An email drops into my inbox, querying a Goddess Tour of Ireland for ten days in summertime. "That is a tall order," I think to myself. As theologian Matthew Fox has noted, Ireland is the body of the Goddess. While Ireland may look like a small island on a map, you cannot careen around it on motorway. You need to go down tiny boreens off the beaten track. A spiritual tour of Ireland needs time for pausing, meditating and drinking in the wisdom that is in the very soil and sod of Ireland. There are also many Celtic goddesses associated with the land and particular places in Ireland.
If you were to embark on such an expedition within such a short time frame, research is essential. In terms of the goddess in Ireland, my first recommendation would be Patricia Monaghan’s “Red Haired Girl from the Bog”. This memoir looks at the goddess heritage in Ireland within prescribed regions. For planning an itinerary and concentrating one’s mind, that is invaluable.
Ireland has many goddesses associated with many areas. Brigid, who was also a saint, is probably the best known. While there are Brigid holy wells and points of pilgrimage all across Ireland, the most famous are in Kildare and Faughart, Co. Louth. These are located in the center of Ireland and in the northeast of the Republic. Over in County Galway there is Brigit’s Garden, which has been created as a celebration of the Celtic wheel of the year in garden form.
Aíne is associated with the ancient kingdom of Munster, which includes counties Kerry, Cork, Clare and Tipperary. The Paps of Anu in Co. Kerry are one place that one may want to explore the goddess energy of the land. The similarly named Danu is associated with Slieve Anieran in Leitrim, which is the opposite end of the country! Gobhnáit, who like Brigid made the transition to Christian sainthood, has a shrine in Ballyvourney, Co. Cork.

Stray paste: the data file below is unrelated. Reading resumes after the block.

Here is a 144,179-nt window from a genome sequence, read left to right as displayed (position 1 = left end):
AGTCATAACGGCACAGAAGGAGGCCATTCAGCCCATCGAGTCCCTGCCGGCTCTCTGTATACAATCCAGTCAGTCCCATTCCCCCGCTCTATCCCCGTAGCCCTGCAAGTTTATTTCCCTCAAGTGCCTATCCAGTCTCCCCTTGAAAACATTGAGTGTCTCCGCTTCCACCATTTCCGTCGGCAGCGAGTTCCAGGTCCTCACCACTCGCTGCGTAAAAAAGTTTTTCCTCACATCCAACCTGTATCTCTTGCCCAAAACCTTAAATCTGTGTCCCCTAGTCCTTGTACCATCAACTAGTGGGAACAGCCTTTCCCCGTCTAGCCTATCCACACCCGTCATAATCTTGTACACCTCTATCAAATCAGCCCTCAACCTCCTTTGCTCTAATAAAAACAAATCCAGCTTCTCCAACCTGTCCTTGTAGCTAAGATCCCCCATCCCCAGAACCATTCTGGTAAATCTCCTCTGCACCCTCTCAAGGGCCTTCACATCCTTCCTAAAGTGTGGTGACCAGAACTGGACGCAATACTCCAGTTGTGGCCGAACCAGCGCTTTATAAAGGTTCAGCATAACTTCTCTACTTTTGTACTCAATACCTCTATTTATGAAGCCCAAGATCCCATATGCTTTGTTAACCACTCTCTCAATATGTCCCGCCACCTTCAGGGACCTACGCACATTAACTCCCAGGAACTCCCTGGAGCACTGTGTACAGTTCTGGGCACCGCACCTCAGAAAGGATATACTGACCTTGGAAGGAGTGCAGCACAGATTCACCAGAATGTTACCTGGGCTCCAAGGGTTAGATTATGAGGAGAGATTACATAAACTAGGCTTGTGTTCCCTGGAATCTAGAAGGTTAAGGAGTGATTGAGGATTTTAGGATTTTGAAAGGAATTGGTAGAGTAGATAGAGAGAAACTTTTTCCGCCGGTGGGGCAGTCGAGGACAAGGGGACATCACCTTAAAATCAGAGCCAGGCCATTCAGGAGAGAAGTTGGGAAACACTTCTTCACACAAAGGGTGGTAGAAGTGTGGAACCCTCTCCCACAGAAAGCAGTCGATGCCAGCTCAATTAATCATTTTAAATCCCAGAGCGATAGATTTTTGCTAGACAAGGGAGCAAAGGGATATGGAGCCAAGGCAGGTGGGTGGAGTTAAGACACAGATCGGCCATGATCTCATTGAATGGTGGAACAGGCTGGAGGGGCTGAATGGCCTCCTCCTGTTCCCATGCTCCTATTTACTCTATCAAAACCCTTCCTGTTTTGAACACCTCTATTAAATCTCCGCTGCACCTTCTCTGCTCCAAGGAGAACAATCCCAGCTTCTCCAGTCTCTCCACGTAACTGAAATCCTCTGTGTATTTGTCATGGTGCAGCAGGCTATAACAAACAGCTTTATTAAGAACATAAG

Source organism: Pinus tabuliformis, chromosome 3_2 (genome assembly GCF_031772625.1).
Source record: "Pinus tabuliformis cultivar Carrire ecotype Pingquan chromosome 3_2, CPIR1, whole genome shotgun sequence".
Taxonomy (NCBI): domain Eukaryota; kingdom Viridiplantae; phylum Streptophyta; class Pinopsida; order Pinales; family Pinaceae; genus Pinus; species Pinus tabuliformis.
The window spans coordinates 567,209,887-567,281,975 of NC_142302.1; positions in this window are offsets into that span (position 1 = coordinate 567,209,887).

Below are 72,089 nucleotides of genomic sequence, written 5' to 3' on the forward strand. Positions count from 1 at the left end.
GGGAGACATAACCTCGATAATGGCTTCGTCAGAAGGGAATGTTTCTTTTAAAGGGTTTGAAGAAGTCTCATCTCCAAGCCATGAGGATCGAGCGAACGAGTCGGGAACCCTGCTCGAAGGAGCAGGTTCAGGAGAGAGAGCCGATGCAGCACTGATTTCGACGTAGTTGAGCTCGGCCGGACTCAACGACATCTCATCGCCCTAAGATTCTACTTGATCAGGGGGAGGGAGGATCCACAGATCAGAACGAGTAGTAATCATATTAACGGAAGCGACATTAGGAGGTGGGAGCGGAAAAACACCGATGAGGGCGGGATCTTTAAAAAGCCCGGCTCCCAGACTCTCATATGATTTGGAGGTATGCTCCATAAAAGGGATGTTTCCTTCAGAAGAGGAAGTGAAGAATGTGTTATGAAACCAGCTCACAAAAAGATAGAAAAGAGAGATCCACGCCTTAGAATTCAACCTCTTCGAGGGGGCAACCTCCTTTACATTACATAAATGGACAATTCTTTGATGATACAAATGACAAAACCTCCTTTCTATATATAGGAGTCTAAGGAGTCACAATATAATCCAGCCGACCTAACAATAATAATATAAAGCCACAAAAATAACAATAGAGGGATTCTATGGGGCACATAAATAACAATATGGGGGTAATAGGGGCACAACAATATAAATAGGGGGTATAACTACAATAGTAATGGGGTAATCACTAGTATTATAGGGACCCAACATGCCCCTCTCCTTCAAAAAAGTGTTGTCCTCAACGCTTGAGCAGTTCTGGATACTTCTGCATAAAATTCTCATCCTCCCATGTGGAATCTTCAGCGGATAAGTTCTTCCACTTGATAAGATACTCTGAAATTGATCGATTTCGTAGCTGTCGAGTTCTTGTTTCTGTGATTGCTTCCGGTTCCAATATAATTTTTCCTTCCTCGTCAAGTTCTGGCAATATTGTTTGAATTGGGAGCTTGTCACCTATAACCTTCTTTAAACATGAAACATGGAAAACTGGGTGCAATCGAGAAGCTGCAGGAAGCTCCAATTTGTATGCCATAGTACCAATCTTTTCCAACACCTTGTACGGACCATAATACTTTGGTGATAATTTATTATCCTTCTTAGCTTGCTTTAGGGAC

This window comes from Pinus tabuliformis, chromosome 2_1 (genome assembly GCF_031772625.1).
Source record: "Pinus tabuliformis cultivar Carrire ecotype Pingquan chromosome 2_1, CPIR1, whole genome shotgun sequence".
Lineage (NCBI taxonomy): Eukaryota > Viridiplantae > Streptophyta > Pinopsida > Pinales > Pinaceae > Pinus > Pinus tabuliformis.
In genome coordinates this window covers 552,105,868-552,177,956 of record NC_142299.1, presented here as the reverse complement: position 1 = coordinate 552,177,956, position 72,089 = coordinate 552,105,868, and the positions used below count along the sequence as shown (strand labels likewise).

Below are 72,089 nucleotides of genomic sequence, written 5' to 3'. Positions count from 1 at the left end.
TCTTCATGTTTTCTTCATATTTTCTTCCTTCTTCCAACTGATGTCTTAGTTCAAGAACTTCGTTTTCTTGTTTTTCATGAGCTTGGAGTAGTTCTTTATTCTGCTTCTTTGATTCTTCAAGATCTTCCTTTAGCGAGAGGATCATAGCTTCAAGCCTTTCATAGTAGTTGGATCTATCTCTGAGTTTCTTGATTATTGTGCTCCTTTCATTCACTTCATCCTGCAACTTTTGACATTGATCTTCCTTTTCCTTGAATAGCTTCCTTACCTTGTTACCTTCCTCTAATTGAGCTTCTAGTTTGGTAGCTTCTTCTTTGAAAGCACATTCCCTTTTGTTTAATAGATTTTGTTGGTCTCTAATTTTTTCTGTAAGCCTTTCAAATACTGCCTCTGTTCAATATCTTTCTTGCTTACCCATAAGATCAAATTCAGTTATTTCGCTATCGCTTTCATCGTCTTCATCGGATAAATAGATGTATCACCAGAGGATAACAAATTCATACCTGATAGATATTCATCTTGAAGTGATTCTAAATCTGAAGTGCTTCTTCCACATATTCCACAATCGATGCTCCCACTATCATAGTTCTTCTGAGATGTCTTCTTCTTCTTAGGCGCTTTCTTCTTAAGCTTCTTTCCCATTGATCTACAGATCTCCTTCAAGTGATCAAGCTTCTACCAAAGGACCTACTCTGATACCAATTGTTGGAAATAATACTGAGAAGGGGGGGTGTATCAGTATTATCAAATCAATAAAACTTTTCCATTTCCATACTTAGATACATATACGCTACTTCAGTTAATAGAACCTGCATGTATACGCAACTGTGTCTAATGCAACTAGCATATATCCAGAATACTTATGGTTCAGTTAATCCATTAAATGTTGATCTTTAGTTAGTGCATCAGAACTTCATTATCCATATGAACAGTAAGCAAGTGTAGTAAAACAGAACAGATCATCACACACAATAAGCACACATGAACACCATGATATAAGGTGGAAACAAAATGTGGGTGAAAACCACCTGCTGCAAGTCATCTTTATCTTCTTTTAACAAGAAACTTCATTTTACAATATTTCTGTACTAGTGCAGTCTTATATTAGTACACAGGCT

Readers of the ancient tales of Ireland will be familiar with the tale of the Cattle Raid of Cooley. Queen Maeve also had a goddess of the same name. Here high place is Knocknarea in Sligo, overlooking the wild Atlantic coast. She is also associated with the Cave of the Cats in North Roscommon. Close by you can look out upon the Paps of the Morrigan. That fierce goddess is associated with warrior energy and hovers close to what many think of as the place with the battles of Moytura took place.
There is Síonnan, who gives her name to the River Shannon. The source is a small cauldron-shaped pool in west Co. Cavan. But there is also Navan Fort in Armagh, which translates as Macha’s High Place. Still another goddess, Érann, gives her name to Fermanagh’s Lough Erne. Linguists debate that Érann is the same as Ériu. That goddess is the linguistic link to Ireland’s Irish language name Éire.
Ireland's rivers, mountain peaks, cairns and coasts are all sacred to the goddess. Taking a goddess tour of Ireland can take you almost any place you choose. By making this a pilgrimage to the goddess, pilgrims sanctify places viewed as holy for millennia.